Bullying isn’t something that only happens in grade school and a judge in Texas seems to be content looking the other way when it comes to Lodsys patents. The most recent news in a series of events over the past several years is that the motion filed by Apple which challenged Lodsys’ efforts to claim .575 percent of certain app revenues has been dismissed by Judge Rodney Gilstrap.
Arstechnica.com has published an interesting article on the implications of this situation and points out quite a few details about the East Texas court where Gilstrap presides. Perhaps the main lesson to be learned is that something is broken in a legal system when a company such as Lodsys can pursue a strategy which seemingly preys on small businesses.
Apple states that there are more than 6 million developers which could be affected by the Lodsys claims but Gilstrap is quoted as saying that, “A claim covering six million unnamed app developers is far outside the scope of the instant action.”
The strategy employed by Lodsys is to pressure developers into settling, even when Apple claims to have a licensing agreement covering the features. Gilstrap is permitting Lodsys to continue dealing with this issue on a case by case basis and refuses to even consider the motion filed by Apple. Lodsys has published a PDF on their site explaining their side of the issue and explaining why individual app developers are not covered under Apple’s protection.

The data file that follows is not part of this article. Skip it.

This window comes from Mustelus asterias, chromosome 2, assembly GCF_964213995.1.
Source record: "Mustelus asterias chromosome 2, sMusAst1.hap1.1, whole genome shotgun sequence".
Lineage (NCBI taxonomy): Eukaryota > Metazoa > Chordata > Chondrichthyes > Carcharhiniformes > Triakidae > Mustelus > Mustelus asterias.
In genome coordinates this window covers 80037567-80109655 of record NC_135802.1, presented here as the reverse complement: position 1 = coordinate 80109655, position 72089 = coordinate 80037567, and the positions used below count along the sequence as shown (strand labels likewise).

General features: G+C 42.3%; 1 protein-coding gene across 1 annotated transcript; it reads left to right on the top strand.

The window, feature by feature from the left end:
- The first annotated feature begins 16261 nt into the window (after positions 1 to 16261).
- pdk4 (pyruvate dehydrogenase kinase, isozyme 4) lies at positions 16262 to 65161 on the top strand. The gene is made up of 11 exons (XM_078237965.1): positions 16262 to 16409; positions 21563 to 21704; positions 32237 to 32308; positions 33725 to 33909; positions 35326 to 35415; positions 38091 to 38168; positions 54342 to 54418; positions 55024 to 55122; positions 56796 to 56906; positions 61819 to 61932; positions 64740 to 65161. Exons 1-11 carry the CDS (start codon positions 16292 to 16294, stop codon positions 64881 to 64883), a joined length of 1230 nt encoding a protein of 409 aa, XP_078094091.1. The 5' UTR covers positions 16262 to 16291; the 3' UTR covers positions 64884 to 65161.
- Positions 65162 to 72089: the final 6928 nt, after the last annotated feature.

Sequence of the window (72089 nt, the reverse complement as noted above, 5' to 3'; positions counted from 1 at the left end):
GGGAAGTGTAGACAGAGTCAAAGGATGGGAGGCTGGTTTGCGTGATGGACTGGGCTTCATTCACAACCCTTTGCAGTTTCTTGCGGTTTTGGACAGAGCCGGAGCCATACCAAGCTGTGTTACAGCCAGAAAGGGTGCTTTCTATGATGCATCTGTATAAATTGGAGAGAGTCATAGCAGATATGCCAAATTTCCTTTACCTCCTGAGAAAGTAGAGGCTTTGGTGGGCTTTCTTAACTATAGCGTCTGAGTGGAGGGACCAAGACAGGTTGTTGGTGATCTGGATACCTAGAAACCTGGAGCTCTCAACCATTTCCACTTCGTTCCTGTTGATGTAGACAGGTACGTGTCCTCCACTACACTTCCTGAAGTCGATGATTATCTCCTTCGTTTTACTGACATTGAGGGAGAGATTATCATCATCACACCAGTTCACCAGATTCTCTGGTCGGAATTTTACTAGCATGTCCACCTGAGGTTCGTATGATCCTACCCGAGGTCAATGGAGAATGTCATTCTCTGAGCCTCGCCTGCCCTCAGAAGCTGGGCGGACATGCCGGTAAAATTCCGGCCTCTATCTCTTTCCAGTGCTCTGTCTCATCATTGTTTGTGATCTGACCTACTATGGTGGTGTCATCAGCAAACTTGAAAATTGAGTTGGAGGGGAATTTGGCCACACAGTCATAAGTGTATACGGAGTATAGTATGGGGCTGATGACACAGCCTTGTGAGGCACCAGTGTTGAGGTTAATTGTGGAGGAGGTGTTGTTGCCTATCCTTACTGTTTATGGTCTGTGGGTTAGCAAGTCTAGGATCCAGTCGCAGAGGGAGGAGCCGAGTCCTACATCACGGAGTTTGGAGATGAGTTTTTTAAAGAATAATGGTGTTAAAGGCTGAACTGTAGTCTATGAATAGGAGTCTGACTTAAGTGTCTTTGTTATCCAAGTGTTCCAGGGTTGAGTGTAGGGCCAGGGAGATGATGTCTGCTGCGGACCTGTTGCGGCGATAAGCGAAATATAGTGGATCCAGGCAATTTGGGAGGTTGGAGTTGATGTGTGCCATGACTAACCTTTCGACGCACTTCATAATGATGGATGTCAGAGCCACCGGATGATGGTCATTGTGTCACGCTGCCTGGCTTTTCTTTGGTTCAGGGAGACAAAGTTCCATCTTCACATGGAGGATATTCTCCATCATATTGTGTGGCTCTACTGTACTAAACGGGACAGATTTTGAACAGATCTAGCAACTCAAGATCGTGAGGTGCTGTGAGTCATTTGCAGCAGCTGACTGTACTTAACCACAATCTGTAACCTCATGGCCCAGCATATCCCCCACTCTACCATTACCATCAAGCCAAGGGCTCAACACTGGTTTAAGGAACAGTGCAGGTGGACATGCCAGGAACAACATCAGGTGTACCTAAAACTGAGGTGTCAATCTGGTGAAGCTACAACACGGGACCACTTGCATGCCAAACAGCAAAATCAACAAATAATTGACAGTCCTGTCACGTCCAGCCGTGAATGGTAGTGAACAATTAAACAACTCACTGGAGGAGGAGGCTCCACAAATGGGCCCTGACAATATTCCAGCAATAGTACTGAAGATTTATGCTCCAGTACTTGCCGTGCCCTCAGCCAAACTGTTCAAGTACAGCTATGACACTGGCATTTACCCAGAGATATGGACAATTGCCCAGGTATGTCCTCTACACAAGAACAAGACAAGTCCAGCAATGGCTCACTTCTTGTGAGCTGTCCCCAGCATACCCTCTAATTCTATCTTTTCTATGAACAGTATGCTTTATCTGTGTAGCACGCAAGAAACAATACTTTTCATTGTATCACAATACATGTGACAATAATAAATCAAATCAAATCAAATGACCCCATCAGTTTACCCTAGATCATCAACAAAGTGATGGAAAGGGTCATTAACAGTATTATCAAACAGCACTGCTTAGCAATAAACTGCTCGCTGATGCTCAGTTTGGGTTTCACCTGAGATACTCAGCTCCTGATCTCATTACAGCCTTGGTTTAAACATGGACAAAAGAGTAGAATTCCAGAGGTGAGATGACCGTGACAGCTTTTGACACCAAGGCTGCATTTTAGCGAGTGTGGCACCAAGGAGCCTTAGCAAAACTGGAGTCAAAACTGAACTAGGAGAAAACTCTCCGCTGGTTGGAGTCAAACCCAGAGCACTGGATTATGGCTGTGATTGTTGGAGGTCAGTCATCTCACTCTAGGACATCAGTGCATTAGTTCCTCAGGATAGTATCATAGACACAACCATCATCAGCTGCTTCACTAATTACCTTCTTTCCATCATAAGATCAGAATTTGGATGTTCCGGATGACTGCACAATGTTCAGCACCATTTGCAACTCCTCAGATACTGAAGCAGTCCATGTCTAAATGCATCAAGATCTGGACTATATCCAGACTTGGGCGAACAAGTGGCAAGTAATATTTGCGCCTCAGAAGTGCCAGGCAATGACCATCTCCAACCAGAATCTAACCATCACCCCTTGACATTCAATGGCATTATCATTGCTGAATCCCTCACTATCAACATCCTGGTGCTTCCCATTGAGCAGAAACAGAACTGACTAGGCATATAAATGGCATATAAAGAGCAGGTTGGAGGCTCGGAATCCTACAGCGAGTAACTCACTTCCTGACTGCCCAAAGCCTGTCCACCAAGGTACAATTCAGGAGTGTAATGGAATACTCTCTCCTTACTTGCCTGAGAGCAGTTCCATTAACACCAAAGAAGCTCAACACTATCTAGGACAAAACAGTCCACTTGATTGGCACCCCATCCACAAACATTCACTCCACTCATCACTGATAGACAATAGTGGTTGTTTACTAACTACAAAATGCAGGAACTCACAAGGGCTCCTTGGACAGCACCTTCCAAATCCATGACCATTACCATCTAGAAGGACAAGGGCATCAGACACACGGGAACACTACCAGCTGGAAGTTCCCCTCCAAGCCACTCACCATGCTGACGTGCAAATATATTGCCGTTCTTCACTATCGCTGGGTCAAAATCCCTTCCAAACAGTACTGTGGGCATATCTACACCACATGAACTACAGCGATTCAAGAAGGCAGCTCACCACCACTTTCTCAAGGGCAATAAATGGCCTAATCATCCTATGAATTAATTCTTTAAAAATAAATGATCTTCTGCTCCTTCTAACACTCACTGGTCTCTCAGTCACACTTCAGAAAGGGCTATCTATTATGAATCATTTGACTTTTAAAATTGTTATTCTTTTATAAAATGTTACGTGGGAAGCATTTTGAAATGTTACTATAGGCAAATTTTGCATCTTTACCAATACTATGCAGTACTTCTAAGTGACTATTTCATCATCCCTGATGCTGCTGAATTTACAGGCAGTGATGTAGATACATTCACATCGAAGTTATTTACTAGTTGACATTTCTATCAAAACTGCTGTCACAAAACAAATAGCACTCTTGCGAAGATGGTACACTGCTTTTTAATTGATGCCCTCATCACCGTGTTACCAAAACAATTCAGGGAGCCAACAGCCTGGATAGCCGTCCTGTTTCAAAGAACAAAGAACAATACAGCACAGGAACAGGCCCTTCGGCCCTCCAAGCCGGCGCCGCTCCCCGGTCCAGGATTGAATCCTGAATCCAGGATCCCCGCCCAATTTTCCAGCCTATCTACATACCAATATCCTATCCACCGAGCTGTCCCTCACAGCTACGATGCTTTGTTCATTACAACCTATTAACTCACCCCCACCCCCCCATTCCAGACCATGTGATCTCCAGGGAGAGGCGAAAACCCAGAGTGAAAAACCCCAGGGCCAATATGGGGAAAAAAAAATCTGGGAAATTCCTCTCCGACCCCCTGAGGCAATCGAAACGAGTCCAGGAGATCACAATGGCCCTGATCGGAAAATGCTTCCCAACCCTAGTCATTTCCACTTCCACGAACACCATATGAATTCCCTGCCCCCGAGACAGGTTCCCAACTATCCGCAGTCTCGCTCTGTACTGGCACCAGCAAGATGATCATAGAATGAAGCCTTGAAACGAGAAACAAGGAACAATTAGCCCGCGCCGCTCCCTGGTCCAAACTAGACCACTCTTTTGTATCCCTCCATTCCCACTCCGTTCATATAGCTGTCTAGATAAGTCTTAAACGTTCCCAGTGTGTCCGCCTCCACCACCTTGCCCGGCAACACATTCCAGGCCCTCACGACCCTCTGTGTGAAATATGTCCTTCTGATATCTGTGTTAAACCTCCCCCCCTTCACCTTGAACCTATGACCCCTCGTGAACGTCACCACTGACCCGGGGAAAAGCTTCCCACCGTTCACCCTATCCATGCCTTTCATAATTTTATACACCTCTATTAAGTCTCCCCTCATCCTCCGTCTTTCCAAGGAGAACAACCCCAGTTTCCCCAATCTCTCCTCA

Joe Mullin at Arstechnica.com certainly presented a strong opinion in opposition of Gilstrap but I think it would be very interesting to see the other side of the story. I firmly believe that if Lodsys is acting unethically then they should be stopped but perhaps Judge Gilstrap really shouldn’t stop all legal action under these specific circumstances. I don’t know but it is certainly worth exploring. No matter what, litigation is very expensive and small developers stand to lose the most when caught between the bickering of mega corporations. Let’s hope this doesn’t continue for years to come.